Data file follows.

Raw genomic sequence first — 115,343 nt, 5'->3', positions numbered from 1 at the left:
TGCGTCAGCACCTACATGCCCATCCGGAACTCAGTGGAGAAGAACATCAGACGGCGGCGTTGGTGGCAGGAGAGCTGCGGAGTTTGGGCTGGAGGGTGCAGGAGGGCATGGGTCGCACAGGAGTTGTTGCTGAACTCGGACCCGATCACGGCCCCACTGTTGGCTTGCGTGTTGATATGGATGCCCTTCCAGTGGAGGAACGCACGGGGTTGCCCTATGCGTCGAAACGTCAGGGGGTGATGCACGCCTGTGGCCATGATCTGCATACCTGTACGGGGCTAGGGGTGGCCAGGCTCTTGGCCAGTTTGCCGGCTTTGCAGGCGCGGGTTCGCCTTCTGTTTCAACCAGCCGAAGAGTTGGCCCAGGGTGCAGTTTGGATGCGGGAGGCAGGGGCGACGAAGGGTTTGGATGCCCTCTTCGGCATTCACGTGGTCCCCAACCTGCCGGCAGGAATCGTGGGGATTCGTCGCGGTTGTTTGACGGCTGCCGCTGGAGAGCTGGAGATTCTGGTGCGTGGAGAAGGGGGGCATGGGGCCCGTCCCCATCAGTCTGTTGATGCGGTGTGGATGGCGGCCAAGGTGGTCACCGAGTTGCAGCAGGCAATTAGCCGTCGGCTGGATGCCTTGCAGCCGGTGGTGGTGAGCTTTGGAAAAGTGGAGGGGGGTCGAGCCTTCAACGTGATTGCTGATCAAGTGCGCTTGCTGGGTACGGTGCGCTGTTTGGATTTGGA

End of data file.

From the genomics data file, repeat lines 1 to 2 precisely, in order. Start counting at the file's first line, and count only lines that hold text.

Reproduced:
Raw genomic sequence first — 115,343 nt, 5'->3', positions numbered from 1 at the left:
TGCGTCAGCACCTACATGCCCATCCGGAACTCAGTGGAGAAGAACATCAGACGGCGGCGTTGGTGGCAGGAGAGCTGCGGAGTTTGGGCTGGAGGGTGCAGGAGGGCATGGGTCGCACAGGAGTTGTTGCTGAACTCGGACCCGATCACGGCCCCACTGTTGGCTTGCGTGTTGATATGGATGCCCTTCCAGTGGAGGAACGCACGGGGTTGCCCTATGCGTCGAAACGTCAGGGGGTGATGCACGCCTGTGGCCATGATCTGCATACCTGTACGGGGCTAGGGGTGGCCAGGCTCTTGGCCAGTTTGCCGGCTTTGCAGGCGCGGGTTCGCCTTCTGTTTCAACCAGCCGAAGAGTTGGCCCAGGGTGCAGTTTGGATGCGGGAGGCAGGGGCGACGAAGGGTTTGGATGCCCTCTTCGGCATTCACGTGGTCCCCAACCTGCCGGCAGGAATCGTGGGGATTCGTCGCGGTTGTTTGACGGCTGCCGCTGGAGAGCTGGAGATTCTGGTGCGTGGAGAAGGGGGGCATGGGGCCCGTCCCCATCAGTCTGTTGATGCGGTGTGGATGGCGGCCAAGGTGGTCACCGAGTTGCAGCAGGCAATTAGCCGTCGGCTGGATGCCTTGCAGCCGGTGGTGGTGAGCTTTGGAAAAGTGGAGGGGGGTCGAGCCTTCAACGTGATTGCTGATCAAGTGCGCTTGCTGGGTACGGTGCGCTGTTTGGATTTGGA